Microfinance Organizations: Who Are They and How Do They Work


What is Microfinance?

Some consider Microfinance a movement with the objective of creating a world in which as many poor and near-poor households as possible have permanent access to an appropriate range of high quality financial services. (wikipedia)


Microfinance for many brings to mind a model of offering small loans to entrepreneurs in developing countries but it really applies to creating permanent access to all banking services that include savings plans, loans, and insurance policies, fostering income-producing activities, build assets, stabilize consumption, and protect against risks.


In short the microfinance concept aims to give people with the lowest incomes the means to open their own businesses and carry out their business activities, so that they may thrive on their own.  This is very way to decrease economic and income inequalities worldwide.  Please refer to our previous blog on Income Inequality and its negative impact upon societies.  

Here is a look at few microfinance organizations:  

Lift Fund

LIFT is a multi-donor trust fund that improves the lives and prospects of rural poor people in Myanmar, with generous contributions from the United Kingdom, European Union, Australia, Denmark, France, Ireland, Italy, Luxembourg, the Netherlands, New Zealand, Switzerland, Sweden, and the United States of America. From the private sector, the Mitsubishi Corporation is a donor. To date, the donors have committed more than USD 400 million to LIFT.

LIFT is much more than a funding body. Aside from financing 147 projects to date, LIFT provides technical expertise,  targeted research and its position of oversight to improve programme design and cohesion for better overall impact. LIFT also works closely with the Government of Myanmar to promote pro-poor policies.

LIFT’s goal is to sustainably reduce the number of people in Myanmar living in poverty and hunger, and to ensure that Myanmar’s rural transformation is inclusive. We work to achieve these four outcomes:

Opportunity Fund

Opportunity Fund provides microfinancing to entrepreneurs who do not qualify for traditional lending.Opportunity Fund invests in small US businesses that have been shut out of the financial mainstream. As a founding member and signatory to the Small Business Borrower’s Bill of Rights, we believe in the important role small businesses play in our communities and the economy. Our mission is to help them succeed. Opportunity Fund is backed by investors including Bank of America, Goldman Sachs, JP Morgan Chase Foundation, Knight Foundation and the Calvert Foundation. We are one of the largest non-profit lenders to small businesses in the country.  In fiscal year 2016, we made over $60M in loans to help more than 2,200 small business owners invest in their businesses.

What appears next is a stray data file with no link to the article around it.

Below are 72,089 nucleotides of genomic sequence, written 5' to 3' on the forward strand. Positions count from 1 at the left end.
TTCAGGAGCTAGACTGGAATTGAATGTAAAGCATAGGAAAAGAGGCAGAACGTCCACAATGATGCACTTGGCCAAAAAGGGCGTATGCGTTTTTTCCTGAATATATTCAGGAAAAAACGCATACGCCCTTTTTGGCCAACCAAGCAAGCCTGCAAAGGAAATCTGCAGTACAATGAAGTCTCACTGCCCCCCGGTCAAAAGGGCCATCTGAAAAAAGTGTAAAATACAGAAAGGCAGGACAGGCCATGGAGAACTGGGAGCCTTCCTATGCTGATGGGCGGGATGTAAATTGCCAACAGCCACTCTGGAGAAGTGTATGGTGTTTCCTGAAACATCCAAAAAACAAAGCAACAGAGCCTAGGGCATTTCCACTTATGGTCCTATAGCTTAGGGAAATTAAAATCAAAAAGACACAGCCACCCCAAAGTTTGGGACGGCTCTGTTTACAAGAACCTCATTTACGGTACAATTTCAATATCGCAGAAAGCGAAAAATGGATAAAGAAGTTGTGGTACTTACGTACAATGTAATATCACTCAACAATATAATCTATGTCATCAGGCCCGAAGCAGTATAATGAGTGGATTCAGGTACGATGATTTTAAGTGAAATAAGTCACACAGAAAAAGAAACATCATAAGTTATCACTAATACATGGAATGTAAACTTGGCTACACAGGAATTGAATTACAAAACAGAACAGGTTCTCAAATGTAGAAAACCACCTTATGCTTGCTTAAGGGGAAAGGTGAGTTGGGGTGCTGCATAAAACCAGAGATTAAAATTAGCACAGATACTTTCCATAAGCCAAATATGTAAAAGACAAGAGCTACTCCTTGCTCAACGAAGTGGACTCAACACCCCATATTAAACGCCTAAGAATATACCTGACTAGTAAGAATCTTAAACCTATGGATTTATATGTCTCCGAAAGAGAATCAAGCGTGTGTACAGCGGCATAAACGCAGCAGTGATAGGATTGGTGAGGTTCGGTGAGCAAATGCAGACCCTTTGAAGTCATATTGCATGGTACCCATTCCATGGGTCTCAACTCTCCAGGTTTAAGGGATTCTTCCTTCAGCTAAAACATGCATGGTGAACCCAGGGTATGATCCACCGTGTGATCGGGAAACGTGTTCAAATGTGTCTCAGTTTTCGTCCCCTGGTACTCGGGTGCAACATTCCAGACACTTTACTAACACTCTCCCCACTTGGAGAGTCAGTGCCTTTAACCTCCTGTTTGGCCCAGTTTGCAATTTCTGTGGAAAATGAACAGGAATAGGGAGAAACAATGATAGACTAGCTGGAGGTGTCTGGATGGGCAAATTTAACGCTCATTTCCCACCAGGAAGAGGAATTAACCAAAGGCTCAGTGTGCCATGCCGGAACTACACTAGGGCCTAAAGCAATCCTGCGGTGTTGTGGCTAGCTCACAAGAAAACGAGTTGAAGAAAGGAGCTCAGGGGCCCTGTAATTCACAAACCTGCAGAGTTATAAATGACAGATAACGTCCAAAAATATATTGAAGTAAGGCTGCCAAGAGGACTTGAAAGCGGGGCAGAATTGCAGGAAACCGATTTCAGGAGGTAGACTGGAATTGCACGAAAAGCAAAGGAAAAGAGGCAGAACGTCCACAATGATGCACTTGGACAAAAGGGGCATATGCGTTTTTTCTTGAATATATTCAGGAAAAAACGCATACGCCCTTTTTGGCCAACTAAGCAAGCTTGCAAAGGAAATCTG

Grameen America

The organization grants loans, savings programs, financial education, and credit establishment to women who live in poverty.  They take a holistic approach to helping women gain the skills and finances necessary to succeed in their own small business.

Grameen Bank holds the distinction of being a Nobel Peace Prize-winning MFI. Apart from providing microcredit and other banking services, it also launched an award-winning low-cost housing program in 1998.


In 2016, the following were considered the most influential Microfinancing Institutions or MFIs:


Bank Rakyat Indonesia

Bank Rakyat is 70% government-owned and operates primarily as a small-scale and microfinance lender, with more than 30 million retail banking clients.  


BRAC provides an extensive range of services in the areas of human rights, education, health and economic development. This includes grants, small business loans, housing assistance and microsavings services.

Kiva Microfunds

Kiva Microfunds is a non-profit organization that enables people to lend money via the Internet to low-income business owners and students in over 80 countries. Kiva’s mission is “to connect people through lending to alleviate poverty.”

How Microfinancing Works

People looking to join microfinance organizations are required to take a basic money management class focused on methods to grow savings, learn how banks work, how to budget, manage debt and maintain cash flow.